I also took it one more step further to evaluate all of the cultures that I work with on a weekly basis. This to me was mind blowing! While most interactions are within the United States, we have weekly chats with Dr. Clark from the UK, I also have a lovely woman that works with me from Mexico, and our nonprofit works directly with Nepal. When you combine all of the cultures that I personally navigate weekly its really a miracle that I navigate it at all now knowing what Meyers taught us. When I saw the chart below along with part of the speech that Meyers gave Genesis 11:1-9 came to mind. The earth was all one language – and then God dispersed and confused every language. God is in every detail. While he could have just simply changed words… he changed everything. Looking at the chart below along with part of the video in the speech that Meyers gave, Genesis 11:1-9 came to mind simultaneously. The earth was all one language – and then God dispersed and confused every language on this earth. God is in every single detail and both the depth and complexity of his work cannot possibly be fully comprehended. While he could have just simply changed the peoples words… he changed every facet of what Meyers was discussing to the ultimate degree. All of this to become one giant puzzle that only he could begin to put back together.

Last I will leave you with one of my favorite quotes from Meyer, “As an adult I fell deeply in love with the thrill of being surrounded by people who see the world dramatically different than me.” (6) I have always said that I was born in the wrong country but I know that God doesn’t make mistakes… This quote reframed my dismay of being in the wrong country. I wonder if maybe I just really “enjoy being surrounded by people who see the world dramatically different than me.” (6)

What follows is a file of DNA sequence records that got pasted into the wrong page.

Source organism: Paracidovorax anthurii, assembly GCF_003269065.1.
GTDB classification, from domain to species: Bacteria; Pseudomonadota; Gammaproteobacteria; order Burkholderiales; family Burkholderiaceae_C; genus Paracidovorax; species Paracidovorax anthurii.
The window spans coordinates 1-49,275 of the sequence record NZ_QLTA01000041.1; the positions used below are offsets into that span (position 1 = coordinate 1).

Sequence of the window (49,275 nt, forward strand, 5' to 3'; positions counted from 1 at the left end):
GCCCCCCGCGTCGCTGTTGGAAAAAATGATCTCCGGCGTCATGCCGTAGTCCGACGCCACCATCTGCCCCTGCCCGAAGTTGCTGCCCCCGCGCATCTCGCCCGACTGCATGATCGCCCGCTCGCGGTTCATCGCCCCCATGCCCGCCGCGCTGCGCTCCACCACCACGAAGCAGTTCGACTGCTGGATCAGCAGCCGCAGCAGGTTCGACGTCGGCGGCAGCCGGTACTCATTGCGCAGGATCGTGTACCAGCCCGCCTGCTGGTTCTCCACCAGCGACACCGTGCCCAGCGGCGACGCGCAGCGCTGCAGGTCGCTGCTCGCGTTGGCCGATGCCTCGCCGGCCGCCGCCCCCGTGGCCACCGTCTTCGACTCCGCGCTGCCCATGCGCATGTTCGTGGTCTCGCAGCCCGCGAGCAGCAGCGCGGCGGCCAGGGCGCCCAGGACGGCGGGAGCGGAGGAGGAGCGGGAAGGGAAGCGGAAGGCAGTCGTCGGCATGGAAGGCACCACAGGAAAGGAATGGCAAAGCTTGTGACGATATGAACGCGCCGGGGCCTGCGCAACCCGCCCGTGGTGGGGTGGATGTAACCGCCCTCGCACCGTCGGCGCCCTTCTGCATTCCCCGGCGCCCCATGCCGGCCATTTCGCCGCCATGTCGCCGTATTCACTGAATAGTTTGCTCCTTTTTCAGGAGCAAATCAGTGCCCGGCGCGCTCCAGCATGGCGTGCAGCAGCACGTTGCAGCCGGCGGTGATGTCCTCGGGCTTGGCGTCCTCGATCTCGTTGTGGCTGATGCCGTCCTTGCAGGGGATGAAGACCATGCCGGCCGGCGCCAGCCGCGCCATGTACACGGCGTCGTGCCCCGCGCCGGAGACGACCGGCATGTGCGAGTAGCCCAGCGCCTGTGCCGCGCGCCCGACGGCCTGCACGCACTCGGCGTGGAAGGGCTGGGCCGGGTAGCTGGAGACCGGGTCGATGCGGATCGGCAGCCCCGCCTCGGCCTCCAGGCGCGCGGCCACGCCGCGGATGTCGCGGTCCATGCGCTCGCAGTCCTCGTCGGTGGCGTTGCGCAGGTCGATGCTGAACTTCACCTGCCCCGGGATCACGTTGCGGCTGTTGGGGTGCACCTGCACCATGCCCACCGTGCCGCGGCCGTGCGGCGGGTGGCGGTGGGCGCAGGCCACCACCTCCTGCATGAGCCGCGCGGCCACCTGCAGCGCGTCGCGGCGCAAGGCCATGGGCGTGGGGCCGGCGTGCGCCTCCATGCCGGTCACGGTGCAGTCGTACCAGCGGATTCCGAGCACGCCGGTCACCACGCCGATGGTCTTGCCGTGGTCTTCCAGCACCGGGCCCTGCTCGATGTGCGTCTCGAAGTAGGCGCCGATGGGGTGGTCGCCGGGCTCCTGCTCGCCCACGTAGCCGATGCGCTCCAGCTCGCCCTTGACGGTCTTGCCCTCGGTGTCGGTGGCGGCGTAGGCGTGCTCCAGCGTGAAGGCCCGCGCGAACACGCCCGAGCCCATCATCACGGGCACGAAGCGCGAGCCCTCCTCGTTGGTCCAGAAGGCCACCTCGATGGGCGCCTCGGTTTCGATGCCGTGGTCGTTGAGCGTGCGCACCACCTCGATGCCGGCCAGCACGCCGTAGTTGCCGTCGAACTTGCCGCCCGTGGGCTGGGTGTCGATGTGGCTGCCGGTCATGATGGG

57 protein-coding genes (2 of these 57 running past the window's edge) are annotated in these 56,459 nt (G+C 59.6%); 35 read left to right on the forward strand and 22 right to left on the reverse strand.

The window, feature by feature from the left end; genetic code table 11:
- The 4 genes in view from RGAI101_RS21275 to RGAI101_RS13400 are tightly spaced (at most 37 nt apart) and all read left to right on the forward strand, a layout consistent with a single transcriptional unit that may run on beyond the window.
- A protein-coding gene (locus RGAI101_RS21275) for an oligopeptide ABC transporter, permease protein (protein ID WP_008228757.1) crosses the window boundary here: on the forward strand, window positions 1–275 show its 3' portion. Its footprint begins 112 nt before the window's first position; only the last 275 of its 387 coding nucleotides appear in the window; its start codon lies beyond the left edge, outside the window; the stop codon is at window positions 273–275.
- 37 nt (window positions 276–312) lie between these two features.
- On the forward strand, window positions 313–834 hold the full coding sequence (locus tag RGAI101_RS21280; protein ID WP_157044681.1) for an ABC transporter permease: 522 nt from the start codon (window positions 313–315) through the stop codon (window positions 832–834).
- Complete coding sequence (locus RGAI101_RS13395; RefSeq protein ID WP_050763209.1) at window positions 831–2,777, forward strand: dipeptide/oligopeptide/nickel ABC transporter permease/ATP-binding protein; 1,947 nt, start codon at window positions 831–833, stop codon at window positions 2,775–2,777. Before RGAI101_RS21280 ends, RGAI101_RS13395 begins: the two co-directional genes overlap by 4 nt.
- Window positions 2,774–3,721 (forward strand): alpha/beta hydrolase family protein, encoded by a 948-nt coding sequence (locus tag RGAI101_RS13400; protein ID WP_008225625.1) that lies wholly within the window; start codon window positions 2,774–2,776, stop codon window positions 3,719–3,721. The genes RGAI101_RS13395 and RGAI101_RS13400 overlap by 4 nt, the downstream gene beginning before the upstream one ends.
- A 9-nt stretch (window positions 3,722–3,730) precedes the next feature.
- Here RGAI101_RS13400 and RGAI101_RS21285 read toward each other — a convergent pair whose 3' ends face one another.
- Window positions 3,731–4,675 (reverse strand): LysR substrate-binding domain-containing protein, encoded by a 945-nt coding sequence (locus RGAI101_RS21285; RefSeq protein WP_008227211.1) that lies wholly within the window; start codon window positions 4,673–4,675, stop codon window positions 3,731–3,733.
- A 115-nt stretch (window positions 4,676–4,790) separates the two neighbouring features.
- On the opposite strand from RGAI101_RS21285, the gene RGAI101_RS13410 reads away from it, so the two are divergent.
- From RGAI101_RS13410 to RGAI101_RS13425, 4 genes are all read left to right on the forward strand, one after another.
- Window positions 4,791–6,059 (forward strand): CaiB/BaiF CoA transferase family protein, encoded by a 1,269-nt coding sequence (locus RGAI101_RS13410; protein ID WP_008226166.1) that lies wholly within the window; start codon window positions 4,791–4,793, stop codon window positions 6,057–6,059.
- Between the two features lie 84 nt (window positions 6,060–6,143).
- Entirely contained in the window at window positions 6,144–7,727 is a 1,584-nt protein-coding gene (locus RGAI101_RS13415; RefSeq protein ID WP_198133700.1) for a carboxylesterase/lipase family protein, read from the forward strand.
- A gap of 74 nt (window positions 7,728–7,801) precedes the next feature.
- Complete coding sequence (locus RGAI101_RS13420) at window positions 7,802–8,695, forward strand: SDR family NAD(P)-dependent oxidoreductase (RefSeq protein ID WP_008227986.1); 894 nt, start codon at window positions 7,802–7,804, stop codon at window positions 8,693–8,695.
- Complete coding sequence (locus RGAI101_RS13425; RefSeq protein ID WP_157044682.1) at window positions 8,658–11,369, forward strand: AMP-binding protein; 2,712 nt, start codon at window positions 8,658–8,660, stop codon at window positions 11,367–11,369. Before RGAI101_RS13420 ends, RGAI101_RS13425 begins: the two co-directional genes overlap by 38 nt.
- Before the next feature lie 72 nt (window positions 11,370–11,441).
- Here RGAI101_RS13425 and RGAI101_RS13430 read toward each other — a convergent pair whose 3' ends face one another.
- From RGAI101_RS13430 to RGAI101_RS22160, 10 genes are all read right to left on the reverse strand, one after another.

(1) “Norway: Exploring Norwegian Culture | AFS-USA.” Accessed November 23, 2022. https://www.afsusa.org/countries/norway/.

(2) Starr, Megan. “26 Things I Learned about Norwegian People after Living in Norway.” Megan & Aram | Travel Blog. Megan & Aram | Travel Blog, November 1, 2022. Last modified November 1, 2022. Accessed November 22, 2022. https://www.meganstarr.com/norwegian-people/.

(3) (4) Blake, Author. “16 Things to Know about Norwegian People.” ViaTravelers. Last modified October 27, 2022. https://viatravelers.com/norwegian-people/.

(5) Sadownictwo.com.pl. (2018, September 30). Jabłka Wywieszone na płocie. sadownictwo.com.pl. https://www.sadownictwo.com.pl/jablka-wywieszone-na-plocie

(6) Meyer, E. (n.d.). In The culture map. introduction, PublicAffairs.

About the Author

Alana Hayes

Alana is a mother to four beautiful children and wife to a farmer in Texas. She is an avid world traveler with a heart for both the world and education. She is the president of the nonprofit Against the Grain Texas where they focus on providing education to children overseas and at risk adults in the states. To date the nonprofit has given almost $100,000 to individuals around the world. In her free time she loves spending meaningful time with people and reading to further her personal education.